Senate Vote on ‘Woke’ Investing To Set Stage for First Biden Veto

Senator Tester said Wednesday that he is opposing the rule because ‘it undermines retirement accounts for working Montanans and is wrong for my state.’

AP/Manuel Balce Ceneta, file
Senator Schumer and President Biden during an event at Onondaga Community College in New York. AP/Manuel Balce Ceneta, file

A bipartisan resolution before the U.S. Senate that would quash a retirement investing rule has picked up steam in recent days, setting the stage for the first veto of President Biden’s tenure. 

The rule encourages directors of pension and retirement funds to practice so-called Environmental, Social, and Governance investment strategies, also known as ESG. The strategy takes into account companies’ climate investments, treatment of employees, and executive practices. 

Two Democratic senators, Joe Manchin and Jon Tester, have signed on to the resolution alongside all 49 of their Republican colleagues, teeing up a vote later this week. “It is irresponsible of the Biden Administration to jeopardize retirement savings for more than 150 million Americans for purely political purposes,” Mr. Manchin said in a statement

Mr. Tester wrote Wednesday that he is opposing the rule because “it undermines retirement accounts for working Montanans and is wrong for my state.”

Critics have decried the strategy as “woke finance.” The Senate resolution to block the rule was introduced by Senator Braun of Indiana and Senator Scott of Florida. Messrs. Scott and Braun said in a statement that the ESG rule “allows Wall Street fund managers to make choices on behalf of Americans based on their own beliefs and social agenda, not what’s financially sound.”

An accompanying resolution in the House passed on a party-line vote Tuesday. Should the Senate follow suit and Mr. Biden vetoes the measure, as he is widely expected to do, it would be his first veto of congressional action. 

Presidential vetoes have grown increasingly rare. Between 2001 and today, only 34 vetoes have been issued. Between 1981 and 2000, that number was 159.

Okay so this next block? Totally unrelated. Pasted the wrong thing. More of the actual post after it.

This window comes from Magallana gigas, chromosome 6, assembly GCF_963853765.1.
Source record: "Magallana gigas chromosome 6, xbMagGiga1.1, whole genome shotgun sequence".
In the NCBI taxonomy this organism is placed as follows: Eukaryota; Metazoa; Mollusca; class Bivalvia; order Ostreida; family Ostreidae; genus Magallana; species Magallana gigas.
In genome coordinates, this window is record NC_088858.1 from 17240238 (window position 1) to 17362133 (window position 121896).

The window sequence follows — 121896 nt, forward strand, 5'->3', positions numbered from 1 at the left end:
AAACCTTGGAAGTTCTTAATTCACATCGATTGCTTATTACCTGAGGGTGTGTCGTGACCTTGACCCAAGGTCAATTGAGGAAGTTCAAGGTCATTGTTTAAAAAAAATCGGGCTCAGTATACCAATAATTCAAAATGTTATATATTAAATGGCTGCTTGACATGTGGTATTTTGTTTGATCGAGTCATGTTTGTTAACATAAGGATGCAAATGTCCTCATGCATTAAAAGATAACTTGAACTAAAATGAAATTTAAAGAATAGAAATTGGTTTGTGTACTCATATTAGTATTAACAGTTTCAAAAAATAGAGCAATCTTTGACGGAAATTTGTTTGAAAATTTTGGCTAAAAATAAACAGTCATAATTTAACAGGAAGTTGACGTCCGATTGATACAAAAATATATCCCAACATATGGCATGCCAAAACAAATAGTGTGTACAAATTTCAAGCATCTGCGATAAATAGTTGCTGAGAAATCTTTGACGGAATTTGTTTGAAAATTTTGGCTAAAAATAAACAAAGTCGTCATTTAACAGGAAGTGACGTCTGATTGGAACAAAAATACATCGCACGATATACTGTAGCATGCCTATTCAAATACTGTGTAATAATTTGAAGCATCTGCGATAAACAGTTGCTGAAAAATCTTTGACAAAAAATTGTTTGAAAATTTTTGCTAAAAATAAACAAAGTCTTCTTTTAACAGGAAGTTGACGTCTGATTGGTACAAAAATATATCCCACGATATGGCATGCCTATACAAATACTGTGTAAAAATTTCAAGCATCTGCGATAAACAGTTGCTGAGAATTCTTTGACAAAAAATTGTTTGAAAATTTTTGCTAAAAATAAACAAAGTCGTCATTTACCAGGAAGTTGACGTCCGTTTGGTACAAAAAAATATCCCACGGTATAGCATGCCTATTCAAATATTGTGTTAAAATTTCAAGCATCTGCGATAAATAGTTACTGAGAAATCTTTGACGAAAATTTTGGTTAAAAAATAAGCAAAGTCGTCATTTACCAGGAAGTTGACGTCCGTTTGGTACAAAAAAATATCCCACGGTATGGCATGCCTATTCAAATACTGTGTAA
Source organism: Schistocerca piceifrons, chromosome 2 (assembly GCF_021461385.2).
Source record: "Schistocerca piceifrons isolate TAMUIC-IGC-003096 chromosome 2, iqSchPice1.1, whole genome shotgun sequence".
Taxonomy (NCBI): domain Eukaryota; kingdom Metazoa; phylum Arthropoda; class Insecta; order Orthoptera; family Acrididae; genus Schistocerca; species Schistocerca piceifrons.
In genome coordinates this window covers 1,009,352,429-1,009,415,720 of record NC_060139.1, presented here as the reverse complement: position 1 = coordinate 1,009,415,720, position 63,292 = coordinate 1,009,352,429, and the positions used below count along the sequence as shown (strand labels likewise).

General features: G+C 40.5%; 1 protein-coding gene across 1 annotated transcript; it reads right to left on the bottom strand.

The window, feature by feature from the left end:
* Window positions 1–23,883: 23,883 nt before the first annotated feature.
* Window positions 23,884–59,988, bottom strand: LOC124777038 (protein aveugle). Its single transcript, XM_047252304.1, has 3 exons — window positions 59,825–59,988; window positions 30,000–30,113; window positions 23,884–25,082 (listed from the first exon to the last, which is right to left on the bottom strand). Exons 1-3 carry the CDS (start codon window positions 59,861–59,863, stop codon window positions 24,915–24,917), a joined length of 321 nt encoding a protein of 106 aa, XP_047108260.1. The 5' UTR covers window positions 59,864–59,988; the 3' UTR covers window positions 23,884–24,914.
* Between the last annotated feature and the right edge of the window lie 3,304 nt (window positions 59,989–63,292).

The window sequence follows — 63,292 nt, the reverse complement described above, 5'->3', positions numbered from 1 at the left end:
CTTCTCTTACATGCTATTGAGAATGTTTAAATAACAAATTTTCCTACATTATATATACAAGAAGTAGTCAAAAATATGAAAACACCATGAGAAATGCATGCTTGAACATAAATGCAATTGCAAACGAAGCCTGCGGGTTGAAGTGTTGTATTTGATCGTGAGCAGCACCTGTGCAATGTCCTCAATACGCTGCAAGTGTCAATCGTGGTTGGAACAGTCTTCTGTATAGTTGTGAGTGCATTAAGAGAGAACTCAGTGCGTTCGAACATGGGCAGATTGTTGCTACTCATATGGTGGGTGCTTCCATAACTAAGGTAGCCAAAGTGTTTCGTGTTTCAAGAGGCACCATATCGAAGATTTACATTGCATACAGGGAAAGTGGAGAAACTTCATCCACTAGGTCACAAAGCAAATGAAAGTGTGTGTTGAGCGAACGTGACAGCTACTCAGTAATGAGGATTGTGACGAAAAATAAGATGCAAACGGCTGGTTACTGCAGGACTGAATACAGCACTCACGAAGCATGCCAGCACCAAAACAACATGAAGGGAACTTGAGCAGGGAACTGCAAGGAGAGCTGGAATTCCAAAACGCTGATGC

In January, a group of 25 GOP state attorneys general sued the Labor Department and Secretary Martin Walsh to stop the rule from taking effect. They wrote that the rule violated the principle that “fiduciaries act with the sole motive of promoting the financial interests of plan participants.”

The rule was finalized by the Department of Labor last November. Mr. Walsh wrote at the time that the rule encouraged “retirement plan fiduciaries can take into account the potential financial benefits of investing in companies committed to positive environmental, social and governance actions.”

Senator Schumer penned an opinion piece defending the ESG rule. “Nothing in the Labor Department rule imposes a mandate. It simply states that if fiduciaries wish to consider ESG factors—and if their methods are shown to be prudent—they are free to do so,” Mr. Schumer wrote in the Wall Street Journal. “Nothing more, nothing less.”

He added that the vast majority of S&P 500 companies issue their own ESG reports. “I say let the market work. If that naturally leads to consideration of ESG factors, then Republicans should practice what they’ve long preached and get out of the way,” he wrote. 

The investment firm Goldman Sachs released a “Sustainability Report” in 2021 detailing its strategy for investing in clean energy and underserved communities. The chairman and CEO of the firm, David Solomon, wrote that “a more sustainable and inclusive economy is not only the right thing to do, it’s the smart thing to do, especially in a world that’s becoming more competitive.”

Other firms disagree. The CEO of the investment giant Vanguard Group, Tim Buckley, recently announced his company would not adopt ESG strategies for its clients.

“Our research indicates that ESG investing does not have any advantage over broad-based investing,” he said in an interview with the Financial Times. “It would be hubris to presume that we know the right strategy for the thousands of companies that Vanguard invests with. We just want to make sure that risks are being appropriately disclosed and that every company is playing by the rules.”


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